In terms of Christmas and Birthday presents, there have been two noticeable trends running through my life since about the age of 10: Books and alarm clocks. No, the two do not go hand in hand, I just happen to have received a lot of them.
I recently finished, in its entirety, The Chronicles of Narnia. I also noticed that the battery had removed itself from the back of my alarm clock. It’s that or my sister or that boy had removed it because they find the ticking annoying. Is it just me that really likes proper, ticky clocks? Anyway, since my ownership of the Chronicles coincided with the receipt of yet another alarm clock, the two strands sort of wound themselves together to form this post.
For my 10th birthday all the presents I received were books, asides from a lovely Forever Friends alarm clock. If you bought me such presents now I would be over the moon, jumping for joy, or (in reality) tucked up in a corner reading straight away. At the time I wasn’t so appreciative. But I did realise that the big, illustrated copy of The Chronicles of Narnia was a thing of beauty. It’s a big, anthology sized sort of book, hardback, with a red ribbon bookmark (I love books with those, but they do tend to fray!), double columns of writing, and borders around every page. Maybe this was the beginning of my love for beautiful books?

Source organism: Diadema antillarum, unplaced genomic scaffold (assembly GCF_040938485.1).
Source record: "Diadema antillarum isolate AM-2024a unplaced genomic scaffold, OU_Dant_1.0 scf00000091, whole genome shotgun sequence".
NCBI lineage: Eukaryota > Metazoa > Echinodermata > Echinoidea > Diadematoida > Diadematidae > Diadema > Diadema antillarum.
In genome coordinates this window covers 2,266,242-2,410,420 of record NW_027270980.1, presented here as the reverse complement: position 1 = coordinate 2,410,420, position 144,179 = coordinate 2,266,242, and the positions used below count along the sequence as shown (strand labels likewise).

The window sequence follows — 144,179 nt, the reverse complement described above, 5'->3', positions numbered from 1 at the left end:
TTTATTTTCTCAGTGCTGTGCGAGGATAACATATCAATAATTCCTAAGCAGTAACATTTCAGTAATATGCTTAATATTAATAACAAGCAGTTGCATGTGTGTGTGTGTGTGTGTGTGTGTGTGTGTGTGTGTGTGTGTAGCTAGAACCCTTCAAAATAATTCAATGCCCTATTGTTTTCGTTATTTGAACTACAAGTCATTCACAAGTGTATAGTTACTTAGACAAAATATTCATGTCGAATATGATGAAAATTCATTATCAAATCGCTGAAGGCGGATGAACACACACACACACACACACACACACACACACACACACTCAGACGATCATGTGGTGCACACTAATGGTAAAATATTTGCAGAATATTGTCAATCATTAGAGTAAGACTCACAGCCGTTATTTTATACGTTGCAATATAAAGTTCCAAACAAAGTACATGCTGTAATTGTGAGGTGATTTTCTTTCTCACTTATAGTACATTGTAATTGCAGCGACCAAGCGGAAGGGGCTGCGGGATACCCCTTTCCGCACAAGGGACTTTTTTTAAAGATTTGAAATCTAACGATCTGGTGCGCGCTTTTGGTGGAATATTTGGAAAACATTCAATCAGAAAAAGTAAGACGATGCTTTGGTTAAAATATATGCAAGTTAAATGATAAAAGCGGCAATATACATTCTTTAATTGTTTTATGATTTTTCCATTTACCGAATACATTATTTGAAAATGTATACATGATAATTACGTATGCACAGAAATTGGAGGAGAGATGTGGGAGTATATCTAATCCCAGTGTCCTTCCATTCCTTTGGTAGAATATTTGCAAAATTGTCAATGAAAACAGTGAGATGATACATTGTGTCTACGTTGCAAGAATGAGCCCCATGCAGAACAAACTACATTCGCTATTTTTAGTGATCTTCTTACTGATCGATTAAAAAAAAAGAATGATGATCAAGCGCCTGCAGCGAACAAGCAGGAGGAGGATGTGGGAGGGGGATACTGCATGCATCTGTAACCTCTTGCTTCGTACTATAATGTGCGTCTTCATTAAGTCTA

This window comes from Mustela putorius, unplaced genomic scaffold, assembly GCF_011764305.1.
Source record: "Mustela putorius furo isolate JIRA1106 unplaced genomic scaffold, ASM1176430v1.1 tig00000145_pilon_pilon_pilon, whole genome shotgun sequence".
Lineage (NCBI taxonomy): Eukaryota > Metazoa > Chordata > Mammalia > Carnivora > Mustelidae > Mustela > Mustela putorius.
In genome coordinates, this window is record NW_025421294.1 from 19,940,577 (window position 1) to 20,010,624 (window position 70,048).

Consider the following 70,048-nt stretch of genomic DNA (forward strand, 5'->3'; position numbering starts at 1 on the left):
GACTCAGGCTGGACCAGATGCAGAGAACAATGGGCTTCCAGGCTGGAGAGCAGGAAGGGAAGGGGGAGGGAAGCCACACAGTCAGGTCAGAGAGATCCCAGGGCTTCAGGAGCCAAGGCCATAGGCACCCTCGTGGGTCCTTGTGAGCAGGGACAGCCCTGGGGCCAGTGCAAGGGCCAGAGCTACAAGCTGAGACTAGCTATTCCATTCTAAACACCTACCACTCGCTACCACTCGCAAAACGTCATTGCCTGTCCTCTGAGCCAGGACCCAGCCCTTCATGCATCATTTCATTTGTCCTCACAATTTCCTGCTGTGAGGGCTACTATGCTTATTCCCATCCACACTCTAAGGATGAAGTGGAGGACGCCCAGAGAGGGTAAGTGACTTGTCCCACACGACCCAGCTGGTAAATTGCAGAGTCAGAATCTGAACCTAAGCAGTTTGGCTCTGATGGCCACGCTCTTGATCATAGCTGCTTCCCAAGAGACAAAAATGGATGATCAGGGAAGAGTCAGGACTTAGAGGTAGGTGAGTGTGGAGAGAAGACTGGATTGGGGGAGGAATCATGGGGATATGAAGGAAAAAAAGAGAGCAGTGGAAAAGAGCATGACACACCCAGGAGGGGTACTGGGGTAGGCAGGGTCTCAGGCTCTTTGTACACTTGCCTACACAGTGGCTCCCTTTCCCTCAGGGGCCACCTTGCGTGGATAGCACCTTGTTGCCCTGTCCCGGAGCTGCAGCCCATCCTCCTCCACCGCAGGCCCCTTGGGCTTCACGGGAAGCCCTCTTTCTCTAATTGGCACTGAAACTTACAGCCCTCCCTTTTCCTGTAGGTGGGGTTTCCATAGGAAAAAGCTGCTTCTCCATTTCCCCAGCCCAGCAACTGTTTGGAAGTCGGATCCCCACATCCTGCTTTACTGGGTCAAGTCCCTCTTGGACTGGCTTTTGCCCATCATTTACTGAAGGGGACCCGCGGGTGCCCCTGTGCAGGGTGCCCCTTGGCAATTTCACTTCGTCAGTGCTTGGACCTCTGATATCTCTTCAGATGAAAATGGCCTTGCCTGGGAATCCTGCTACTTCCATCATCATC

Although I had already read The Magician’s Nephew and The Lion, the Witch and the Wardrobe (and watched the old BBC series that my Mum had on tape – I still prefer it to the newer films!), I decided that since I had this beautifully illustrated edition I should start again at the beginning to appreciate it. Maybe this was a mistake, I don’t know. My reading was on and off as I often got disheartened by the length of time it was taking me to read what didn’t feel like a lot – with pages slightly bigger than A4 and the double columns it seemed to take a long time to get nowhere in a massive book. I still loved the stories.
It was within the last three years that I picked the book back up again. It moved into quite a prominent position in my new, smaller room when I went to uni (my sister now has the bigger room) because it will only fit on a certain size of shelf. I had abandoned it at some point halfway through The Lion, the Witch and the Wardrobe and knew that I would have to finish the whole thing if I ever wanted to tick it off of the BBC list.
As the book is such a size, and so precious to me, it has never come away to Cardiff, but remains on my Kentish bookshelf, along with most of my children’s and YA books and anything that I have read (I have a rotation system due to limited student space). Thus I have been reading it diligently each time I come home for quite a while, trying to finish at least one book each time. Now that I am older the size of the book is much less daunting than it was in earlier attempts, and once I got down to reading it the pages would fly by. I finally finished it when I was last at home about two weeks ago and thought that I wasn’t going to get to write this until Christmas when I was at home and could photograph the book, but here I am again!
Without further ado, my (brief-ish) thoughts on C.S. Lewis’ The Chronicles of Narnia: